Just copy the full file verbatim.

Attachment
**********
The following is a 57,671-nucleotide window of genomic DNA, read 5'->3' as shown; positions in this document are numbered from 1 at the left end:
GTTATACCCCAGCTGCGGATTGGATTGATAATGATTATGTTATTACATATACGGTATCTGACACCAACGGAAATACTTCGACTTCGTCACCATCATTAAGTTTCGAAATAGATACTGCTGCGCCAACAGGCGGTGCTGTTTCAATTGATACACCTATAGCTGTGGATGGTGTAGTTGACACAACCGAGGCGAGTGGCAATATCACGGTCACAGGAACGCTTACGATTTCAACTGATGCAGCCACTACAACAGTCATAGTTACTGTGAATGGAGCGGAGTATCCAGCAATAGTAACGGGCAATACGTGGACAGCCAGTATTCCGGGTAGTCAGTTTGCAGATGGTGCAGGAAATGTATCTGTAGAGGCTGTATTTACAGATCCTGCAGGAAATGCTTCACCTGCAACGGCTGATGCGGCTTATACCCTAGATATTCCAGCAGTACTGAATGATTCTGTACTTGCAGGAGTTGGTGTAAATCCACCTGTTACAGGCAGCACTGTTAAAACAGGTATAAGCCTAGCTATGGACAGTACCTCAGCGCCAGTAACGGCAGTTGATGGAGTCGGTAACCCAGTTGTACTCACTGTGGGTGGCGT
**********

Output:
The following is a 57,671-nucleotide window of genomic DNA, read 5'->3' as shown; positions in this document are numbered from 1 at the left end:
GTTATACCCCAGCTGCGGATTGGATTGATAATGATTATGTTATTACATATACGGTATCTGACACCAACGGAAATACTTCGACTTCGTCACCATCATTAAGTTTCGAAATAGATACTGCTGCGCCAACAGGCGGTGCTGTTTCAATTGATACACCTATAGCTGTGGATGGTGTAGTTGACACAACCGAGGCGAGTGGCAATATCACGGTCACAGGAACGCTTACGATTTCAACTGATGCAGCCACTACAACAGTCATAGTTACTGTGAATGGAGCGGAGTATCCAGCAATAGTAACGGGCAATACGTGGACAGCCAGTATTCCGGGTAGTCAGTTTGCAGATGGTGCAGGAAATGTATCTGTAGAGGCTGTATTTACAGATCCTGCAGGAAATGCTTCACCTGCAACGGCTGATGCGGCTTATACCCTAGATATTCCAGCAGTACTGAATGATTCTGTACTTGCAGGAGTTGGTGTAAATCCACCTGTTACAGGCAGCACTGTTAAAACAGGTATAAGCCTAGCTATGGACAGTACCTCAGCGCCAGTAACGGCAGTTGATGGAGTCGGTAACCCAGTTGTACTCACTGTGGGTGGCGT